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PREFACE.

HE issue of this book marks the fulfilment of

an often delayed purpose, and of a promise made long ago. When Bishop Short first announced his intention to resign the see of Adelaide, there appeared in the South Australian Advertiser some articles reviewing the bishop's episcopate. Just before he finally left for England I saw him, confessed to the authorship of the articles, and suggested that they might be expanded into something more permanent if he would help me by supplying records and information in his possession. I shall always remember the blunt modesty of his reply“Oh, but I'm not big enough a bishop for a biography !” So I ventured to put it that the history of how the various institutions of the Church in South Australia had been built up ought to be worthy of preservation in some connected form. “Oh,” he answered with a merry twinkle, “ if you want to be the historiographer of the diocese I'll help you all I can.” And so, from what at first was only a half seriously entertained proposal, it came about that books and papers, letters and memoranda, were handed over to me, and on some of his leisure days after the return to England the bishop made notes which were forwarded for use in compiling this book. I was then incumbent of a quiet little parish suburban to Adelaide, and anticipated much pleasure in carrying out my self-imposed task. But the change to the activities—and unavoidable irregularity-of missionary duty entirely prevented my 'historiographer' ambitions being indulged except in the odds and ends of time, and so it has fallen out that these memoirs have been in hand for years, and even now have only been completed in the midst of the pressure of mission work.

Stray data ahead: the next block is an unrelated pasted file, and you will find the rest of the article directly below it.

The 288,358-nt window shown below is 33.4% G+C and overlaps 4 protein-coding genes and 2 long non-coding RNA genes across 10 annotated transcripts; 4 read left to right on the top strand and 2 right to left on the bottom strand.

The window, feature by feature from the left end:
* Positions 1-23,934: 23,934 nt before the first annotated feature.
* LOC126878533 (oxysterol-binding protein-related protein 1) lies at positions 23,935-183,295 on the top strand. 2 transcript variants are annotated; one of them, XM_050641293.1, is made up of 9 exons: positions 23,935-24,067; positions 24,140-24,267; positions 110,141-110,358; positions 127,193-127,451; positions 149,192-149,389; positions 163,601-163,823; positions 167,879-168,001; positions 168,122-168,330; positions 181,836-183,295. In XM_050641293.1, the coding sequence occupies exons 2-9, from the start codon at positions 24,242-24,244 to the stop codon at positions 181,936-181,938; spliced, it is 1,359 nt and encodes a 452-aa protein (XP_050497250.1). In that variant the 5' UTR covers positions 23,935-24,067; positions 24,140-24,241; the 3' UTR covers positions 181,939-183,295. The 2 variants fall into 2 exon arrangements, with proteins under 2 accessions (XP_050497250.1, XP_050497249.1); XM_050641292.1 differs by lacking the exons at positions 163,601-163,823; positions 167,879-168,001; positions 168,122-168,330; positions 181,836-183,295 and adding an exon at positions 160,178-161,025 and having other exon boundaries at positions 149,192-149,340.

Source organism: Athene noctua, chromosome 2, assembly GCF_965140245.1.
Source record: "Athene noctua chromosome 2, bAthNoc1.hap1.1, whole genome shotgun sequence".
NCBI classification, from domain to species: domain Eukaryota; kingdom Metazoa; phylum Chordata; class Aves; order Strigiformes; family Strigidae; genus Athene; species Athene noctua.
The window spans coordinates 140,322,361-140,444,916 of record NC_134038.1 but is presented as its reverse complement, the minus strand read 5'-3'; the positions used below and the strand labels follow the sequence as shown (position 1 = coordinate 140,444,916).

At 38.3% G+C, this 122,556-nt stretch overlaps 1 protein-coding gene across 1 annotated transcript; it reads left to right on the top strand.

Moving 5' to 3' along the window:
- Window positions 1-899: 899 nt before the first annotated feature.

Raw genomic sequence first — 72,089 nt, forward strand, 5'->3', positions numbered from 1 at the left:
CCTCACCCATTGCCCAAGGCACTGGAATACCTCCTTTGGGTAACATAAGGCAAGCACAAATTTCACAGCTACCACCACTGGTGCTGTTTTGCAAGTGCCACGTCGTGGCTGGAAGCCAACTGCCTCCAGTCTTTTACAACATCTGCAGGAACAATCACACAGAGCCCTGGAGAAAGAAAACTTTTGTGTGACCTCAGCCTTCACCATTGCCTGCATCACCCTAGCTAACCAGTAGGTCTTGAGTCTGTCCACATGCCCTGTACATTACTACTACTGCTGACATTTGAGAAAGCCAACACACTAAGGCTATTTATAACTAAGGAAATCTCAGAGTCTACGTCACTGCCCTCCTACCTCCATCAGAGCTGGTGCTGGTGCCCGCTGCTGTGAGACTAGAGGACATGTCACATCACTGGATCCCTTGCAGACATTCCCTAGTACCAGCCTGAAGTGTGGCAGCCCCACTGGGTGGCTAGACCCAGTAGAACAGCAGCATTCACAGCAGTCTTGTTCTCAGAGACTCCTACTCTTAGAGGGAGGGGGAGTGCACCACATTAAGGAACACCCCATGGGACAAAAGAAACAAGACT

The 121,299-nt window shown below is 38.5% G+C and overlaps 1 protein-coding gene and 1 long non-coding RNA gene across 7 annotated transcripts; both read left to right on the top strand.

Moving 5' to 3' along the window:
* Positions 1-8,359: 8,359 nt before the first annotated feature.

The only apology which can be offered for the authorship of this book is that the writer hopes a born South Australian, educated in the colony, and ordained by the first bishop of Adelaide, may not be thought altogether unsuitable to tell the tale of the good old bishop's life.

I have tried strictly to observe the lex non scripta of biographical writing by letting the bishop as far as possible tell his own tale—many reasons would restrain me from attempting much by way of commentbut I have ventured to set chronological sequence aside, and to group together, irrespective of the time of occurrence, all that had to do with the several subjects brought under notice. This commended itself as the more interesting and useful mode of treatment.

My acknowledgments are due to the Rev. C. C.

Elcum-formerly domestic chaplain to Bishop Short, and now vicar of St. Agnes, Toxteth Park, Liverpool-for cheerfully contributing almost the whole of the two closing chapters; to the bishop's aged brother-in-law-now in his ninety-fourth year—the Rev. W. Norris, of Warblington rectory, Havant, for the assistance received from his early 'Annals of the Diocese of Adelaide' (S.P.C.K. 1852); and to Mr. H. J. Scott, the compiler of the Jubilee Handbook of South Australia, from which I have taken a great deal of the information about the colony which has been given for the benefit of extra-colonial readers. For the ready help which has been rendered by a daughter of the bishop it would be unseemly to offer any thanks of mine.

F. T. W.

London,

Ascensiontide, 1888.

CHAPTER II.

YEARS AT RAVENSTHORPE.

The wedding tour-Home to the vicarage-Interesting coinci.

dences-A decaying parish-Sectarian bitterness—“I allus

takes the wall on 'em"-Building a village school-Ravens.

thorpe revisited in 1878—The Bampton Lectureship in 1846—

Journey to Oxford with Dr. Tait to join in condemning

Ward's 'Ideal of a Church'

13-18

CHAPTER III.

THE TRACTARIANS.

The Oxford Professorship of Poetry-Correspondence with Dr.

Pusey-The vicar's advice-Proposed apologia for Tract

No. 90—Its publication discouraged by friends-Extracts

from the apologia :-The Rule of Faith ; Justification ; Good

Works; Purgatory; Masses; the Pope's Jurisdiction; Eulogy

of John Henry Newman

19-41

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